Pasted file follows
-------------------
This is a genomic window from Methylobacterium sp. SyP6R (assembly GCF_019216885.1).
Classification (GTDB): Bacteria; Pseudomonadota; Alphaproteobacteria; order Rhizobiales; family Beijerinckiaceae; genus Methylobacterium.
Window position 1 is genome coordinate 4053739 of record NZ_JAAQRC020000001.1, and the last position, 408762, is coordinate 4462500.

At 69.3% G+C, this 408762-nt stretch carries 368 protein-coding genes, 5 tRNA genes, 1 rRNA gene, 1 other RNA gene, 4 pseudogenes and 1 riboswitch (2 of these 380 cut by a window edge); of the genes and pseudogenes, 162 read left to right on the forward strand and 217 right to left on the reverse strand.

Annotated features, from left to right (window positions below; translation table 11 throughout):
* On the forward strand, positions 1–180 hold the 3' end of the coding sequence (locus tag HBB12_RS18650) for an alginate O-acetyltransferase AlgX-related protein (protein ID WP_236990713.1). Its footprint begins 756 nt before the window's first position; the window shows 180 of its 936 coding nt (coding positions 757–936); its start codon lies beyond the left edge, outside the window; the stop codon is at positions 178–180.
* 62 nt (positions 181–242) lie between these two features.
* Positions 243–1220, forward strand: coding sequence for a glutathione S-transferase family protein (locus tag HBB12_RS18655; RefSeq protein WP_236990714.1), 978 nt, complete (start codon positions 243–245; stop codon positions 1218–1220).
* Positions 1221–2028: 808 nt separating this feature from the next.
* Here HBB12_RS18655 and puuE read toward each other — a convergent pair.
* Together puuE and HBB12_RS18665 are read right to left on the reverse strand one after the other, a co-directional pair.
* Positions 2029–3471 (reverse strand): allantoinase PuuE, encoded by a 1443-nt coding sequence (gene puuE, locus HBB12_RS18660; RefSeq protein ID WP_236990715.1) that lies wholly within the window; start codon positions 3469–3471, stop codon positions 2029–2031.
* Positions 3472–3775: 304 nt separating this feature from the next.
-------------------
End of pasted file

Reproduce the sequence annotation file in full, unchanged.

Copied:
This is a genomic window from Methylobacterium sp. SyP6R (assembly GCF_019216885.1).
Classification (GTDB): Bacteria; Pseudomonadota; Alphaproteobacteria; order Rhizobiales; family Beijerinckiaceae; genus Methylobacterium.
Window position 1 is genome coordinate 4053739 of record NZ_JAAQRC020000001.1, and the last position, 408762, is coordinate 4462500.

At 69.3% G+C, this 408762-nt stretch carries 368 protein-coding genes, 5 tRNA genes, 1 rRNA gene, 1 other RNA gene, 4 pseudogenes and 1 riboswitch (2 of these 380 cut by a window edge); of the genes and pseudogenes, 162 read left to right on the forward strand and 217 right to left on the reverse strand.

Annotated features, from left to right (window positions below; translation table 11 throughout):
* On the forward strand, positions 1–180 hold the 3' end of the coding sequence (locus tag HBB12_RS18650) for an alginate O-acetyltransferase AlgX-related protein (protein ID WP_236990713.1). Its footprint begins 756 nt before the window's first position; the window shows 180 of its 936 coding nt (coding positions 757–936); its start codon lies beyond the left edge, outside the window; the stop codon is at positions 178–180.
* 62 nt (positions 181–242) lie between these two features.
* Positions 243–1220, forward strand: coding sequence for a glutathione S-transferase family protein (locus tag HBB12_RS18655; RefSeq protein WP_236990714.1), 978 nt, complete (start codon positions 243–245; stop codon positions 1218–1220).
* Positions 1221–2028: 808 nt separating this feature from the next.
* Here HBB12_RS18655 and puuE read toward each other — a convergent pair.
* Together puuE and HBB12_RS18665 are read right to left on the reverse strand one after the other, a co-directional pair.
* Positions 2029–3471 (reverse strand): allantoinase PuuE, encoded by a 1443-nt coding sequence (gene puuE, locus HBB12_RS18660; RefSeq protein ID WP_236990715.1) that lies wholly within the window; start codon positions 3469–3471, stop codon positions 2029–2031.
* Positions 3472–3775: 304 nt separating this feature from the next.